In the last minute of a game, ⅔ of all points scored come from free throws. I’ll repeat that one more time. In the last minute of a game, ⅔ of all points scored come from free throws!
The importance of free throws can’t be overstated. When the game is on the line, free throw shooting is often the difference between winning and losing.
If you need more proof, just look back at John Calipari’s 2008 Memphis team with Derrick Rose and Chris Douglas-Roberts. Leading Kansas by 9 with 2:12 remaining, Memphis looked to be cruising toward the NCAA title. But Rose and Douglas-Roberts went 1 for 5 from the line in the final minutes, letting Kansas back into the game. Then, of course, Mario Chalmers hit that memorable 3 and Kansas pulled out the victory in overtime.
Check out the way Chris Douglas Roberts and Derrick Rose back away from the line when they shoot these free throws.
Shooting clutch free throws is a completely different animal, but players rarely do a good job of preparing themselves for the unique pressures of late game free throw shooting.
Here are 5 tips to make your free throw practice more effective and translatable to clutch situations.
1) Shoot with something at stake
Any player who has been to the line in a tight game knows that every free throw has an enormous amount of pressure. Just practicing a bunch of free throws isn’t enough. There needs to be something significant at stake. For example, running or burpees is always a great motivator.
When you train in the offseason, set a non-negotiable rule that you have to run a suicide or do 20 burpees every time you miss a free throw. Even that little bit of pressure can better simulate an end-of-game situation.
2) Shoot 2 at a time (or 1 and 1)
I’ve never understood why players don’t practice shooting free throws in a 1 and 1 situation or 2 at a time. While shooting 50 free throws in a row is great for muscle memory, it doesn’t accurately simulate a game situation.
It’s important to factor this into your training. For example, after each drill, go to the line and simulate a 1 and 1. If you miss the front end, you have to repeat the drill. If you make the first and miss the second, you have to repeat half of the drill. Not only does this put pressure on you, but it addresses the reality of shooting 2 free throws at a time.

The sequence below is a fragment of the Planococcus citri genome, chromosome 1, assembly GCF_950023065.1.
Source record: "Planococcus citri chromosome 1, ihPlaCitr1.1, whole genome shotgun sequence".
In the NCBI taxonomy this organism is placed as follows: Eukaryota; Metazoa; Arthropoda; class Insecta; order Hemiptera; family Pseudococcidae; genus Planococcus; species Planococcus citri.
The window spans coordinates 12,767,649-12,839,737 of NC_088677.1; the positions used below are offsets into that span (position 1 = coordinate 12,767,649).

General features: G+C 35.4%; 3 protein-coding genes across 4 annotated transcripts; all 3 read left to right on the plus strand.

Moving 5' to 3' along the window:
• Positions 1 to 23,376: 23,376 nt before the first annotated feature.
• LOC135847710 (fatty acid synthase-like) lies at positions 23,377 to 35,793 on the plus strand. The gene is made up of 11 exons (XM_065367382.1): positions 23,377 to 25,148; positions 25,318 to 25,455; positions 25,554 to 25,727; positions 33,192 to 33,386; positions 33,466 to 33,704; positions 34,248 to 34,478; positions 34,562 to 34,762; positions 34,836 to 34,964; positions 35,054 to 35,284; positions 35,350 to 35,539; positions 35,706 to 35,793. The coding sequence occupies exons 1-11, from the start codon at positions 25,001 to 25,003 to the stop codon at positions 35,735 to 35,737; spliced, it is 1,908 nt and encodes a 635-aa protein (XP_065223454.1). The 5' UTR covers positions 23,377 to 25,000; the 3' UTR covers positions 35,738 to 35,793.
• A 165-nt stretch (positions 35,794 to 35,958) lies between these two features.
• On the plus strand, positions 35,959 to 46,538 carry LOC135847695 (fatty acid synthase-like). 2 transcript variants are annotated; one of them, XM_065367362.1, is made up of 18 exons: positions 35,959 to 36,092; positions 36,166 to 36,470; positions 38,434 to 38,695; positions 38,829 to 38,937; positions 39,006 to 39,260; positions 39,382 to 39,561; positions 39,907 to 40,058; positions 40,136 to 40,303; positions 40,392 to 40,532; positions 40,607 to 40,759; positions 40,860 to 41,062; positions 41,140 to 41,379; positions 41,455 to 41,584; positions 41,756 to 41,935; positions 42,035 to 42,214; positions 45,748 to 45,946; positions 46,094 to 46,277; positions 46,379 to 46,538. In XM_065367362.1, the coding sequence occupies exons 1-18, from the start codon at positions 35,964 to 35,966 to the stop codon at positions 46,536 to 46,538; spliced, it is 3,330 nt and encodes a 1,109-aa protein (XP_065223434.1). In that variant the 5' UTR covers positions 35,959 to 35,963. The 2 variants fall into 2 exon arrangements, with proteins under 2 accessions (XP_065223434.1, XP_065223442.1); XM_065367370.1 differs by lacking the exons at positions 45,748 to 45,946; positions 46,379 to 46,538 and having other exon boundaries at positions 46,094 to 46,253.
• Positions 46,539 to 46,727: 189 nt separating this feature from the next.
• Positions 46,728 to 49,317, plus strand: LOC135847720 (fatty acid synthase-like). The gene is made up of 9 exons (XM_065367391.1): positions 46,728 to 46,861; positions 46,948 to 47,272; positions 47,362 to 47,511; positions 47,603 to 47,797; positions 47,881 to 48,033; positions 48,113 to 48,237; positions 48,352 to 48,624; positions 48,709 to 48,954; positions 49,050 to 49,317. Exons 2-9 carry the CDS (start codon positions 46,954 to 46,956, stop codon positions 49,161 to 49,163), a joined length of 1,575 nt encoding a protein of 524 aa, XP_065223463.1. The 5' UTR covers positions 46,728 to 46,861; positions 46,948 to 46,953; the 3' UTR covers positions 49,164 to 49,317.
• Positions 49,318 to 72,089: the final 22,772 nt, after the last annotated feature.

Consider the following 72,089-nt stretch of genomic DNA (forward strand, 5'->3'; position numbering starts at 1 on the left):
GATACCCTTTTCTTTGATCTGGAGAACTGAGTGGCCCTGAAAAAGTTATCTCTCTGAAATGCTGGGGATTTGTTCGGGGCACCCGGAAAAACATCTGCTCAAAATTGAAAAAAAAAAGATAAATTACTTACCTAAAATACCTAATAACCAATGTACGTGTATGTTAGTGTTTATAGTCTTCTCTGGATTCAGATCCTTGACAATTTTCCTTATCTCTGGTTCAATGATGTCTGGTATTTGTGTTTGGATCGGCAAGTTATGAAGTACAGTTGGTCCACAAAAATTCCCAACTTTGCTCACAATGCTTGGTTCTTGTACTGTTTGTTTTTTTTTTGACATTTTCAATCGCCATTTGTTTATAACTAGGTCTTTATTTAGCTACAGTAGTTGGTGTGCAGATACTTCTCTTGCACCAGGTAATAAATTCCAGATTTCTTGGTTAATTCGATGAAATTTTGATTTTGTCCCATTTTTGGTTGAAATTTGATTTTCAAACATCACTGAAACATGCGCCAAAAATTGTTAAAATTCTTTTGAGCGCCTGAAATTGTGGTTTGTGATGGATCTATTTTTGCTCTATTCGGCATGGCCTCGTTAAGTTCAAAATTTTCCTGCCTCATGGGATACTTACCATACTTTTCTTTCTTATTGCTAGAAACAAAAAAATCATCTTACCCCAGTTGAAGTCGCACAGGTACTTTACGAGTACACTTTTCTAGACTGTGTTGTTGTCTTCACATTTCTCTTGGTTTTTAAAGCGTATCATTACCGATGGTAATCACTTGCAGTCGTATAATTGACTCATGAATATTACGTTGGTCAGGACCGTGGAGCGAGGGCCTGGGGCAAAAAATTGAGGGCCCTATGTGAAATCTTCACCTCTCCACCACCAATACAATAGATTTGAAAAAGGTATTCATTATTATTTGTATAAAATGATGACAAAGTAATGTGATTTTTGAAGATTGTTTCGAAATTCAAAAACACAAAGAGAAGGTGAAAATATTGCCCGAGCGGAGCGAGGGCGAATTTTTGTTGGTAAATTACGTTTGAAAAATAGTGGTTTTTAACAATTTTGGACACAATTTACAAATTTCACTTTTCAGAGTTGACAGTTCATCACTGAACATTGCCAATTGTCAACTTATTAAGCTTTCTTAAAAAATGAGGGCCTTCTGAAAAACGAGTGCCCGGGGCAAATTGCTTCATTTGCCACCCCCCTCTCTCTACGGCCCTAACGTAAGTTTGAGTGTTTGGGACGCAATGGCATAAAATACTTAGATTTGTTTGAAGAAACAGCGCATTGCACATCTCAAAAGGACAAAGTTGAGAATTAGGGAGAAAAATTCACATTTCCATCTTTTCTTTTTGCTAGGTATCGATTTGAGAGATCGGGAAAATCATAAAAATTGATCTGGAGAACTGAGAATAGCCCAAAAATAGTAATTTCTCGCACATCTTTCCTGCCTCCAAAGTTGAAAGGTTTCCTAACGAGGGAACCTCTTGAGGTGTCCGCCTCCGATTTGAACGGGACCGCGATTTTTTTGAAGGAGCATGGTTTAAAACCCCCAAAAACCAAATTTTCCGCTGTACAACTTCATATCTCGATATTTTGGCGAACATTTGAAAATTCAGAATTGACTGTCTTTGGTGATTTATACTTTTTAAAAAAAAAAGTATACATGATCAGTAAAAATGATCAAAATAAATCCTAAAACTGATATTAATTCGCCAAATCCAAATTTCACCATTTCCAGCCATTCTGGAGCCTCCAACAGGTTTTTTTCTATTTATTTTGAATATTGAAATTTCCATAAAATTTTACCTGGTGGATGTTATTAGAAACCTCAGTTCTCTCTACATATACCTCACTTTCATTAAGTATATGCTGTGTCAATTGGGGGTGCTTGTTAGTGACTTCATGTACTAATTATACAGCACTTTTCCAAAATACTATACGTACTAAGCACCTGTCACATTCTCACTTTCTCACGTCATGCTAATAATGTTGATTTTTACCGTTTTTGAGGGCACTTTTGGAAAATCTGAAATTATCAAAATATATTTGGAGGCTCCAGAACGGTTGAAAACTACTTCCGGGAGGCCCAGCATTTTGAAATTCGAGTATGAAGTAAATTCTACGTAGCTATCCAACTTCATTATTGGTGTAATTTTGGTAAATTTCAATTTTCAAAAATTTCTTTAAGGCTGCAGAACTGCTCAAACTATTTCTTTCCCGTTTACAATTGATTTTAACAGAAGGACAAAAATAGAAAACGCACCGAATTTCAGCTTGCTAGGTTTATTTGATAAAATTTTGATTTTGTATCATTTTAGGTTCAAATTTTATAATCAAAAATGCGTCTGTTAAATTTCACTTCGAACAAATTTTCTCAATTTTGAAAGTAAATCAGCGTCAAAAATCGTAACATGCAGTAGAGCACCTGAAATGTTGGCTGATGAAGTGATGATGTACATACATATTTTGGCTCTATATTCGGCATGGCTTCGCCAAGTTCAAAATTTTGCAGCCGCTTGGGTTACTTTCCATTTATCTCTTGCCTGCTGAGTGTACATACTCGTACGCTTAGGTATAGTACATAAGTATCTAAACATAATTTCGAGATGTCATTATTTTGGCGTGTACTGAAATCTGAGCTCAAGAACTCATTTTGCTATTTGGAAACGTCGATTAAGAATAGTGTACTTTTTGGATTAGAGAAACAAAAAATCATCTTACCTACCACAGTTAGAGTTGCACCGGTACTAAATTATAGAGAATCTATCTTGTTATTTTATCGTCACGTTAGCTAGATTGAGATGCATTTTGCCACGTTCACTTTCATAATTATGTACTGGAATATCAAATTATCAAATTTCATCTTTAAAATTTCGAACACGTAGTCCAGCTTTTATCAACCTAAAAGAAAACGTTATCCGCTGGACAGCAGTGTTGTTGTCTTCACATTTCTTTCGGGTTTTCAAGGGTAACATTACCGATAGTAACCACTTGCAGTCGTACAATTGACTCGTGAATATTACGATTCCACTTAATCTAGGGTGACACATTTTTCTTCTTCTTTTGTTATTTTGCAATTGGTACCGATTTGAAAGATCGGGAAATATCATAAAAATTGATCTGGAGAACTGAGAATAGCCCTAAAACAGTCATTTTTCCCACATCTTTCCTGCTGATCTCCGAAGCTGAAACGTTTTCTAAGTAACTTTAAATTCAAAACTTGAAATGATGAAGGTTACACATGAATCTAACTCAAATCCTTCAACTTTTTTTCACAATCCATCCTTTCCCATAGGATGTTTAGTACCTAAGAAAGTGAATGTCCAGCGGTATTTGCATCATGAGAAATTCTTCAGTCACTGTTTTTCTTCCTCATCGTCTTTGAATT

3) Shoot when you’re tired
In the 4th quarter, when you’re shooting the most important free throws, you’re rarely fresh. So why only practice free throws when you’re feeling good?
Make sure to practice free throws when you’re winded and your legs are tired. I like to do this by shooting free throws directly after each drill. Don’t get water first or take a break. Go immediately to the line as if you just got fouled. That way, you can practice when your physical and mental conditioning is being tested.
4) Hold yourself accountable
Don’t take practice free throws lightly. Hold yourself accountable for every shot you take. If you’ve agreed to a punishment for each miss, don’t brush it off. Weak-mindedness is a virus that will multiply if you don’t destroy it. Be mentally strong and hold yourself accountable for your actions at the free throw line.
5) Use your imagination
Every time you step to the line, picture the most hostile situation you can imagine. Envision screaming fans yelling profanities, opposing players talking trash, even referees who want you to miss (trust me, that can happen). Then, step to the line, go through your routine, swish the free throw and imagine silencing the crowd. Experience that feeling of success that you are mentally strong enough to deal with anything thrown at you.
If you shoot every free throw this way, I guarantee that when the time comes to hit a clutch free throw on the road, you’ll be ready for it.
I’d love to hear your stories about games where free throws decided the outcome. Do you think any of these techniques will help you?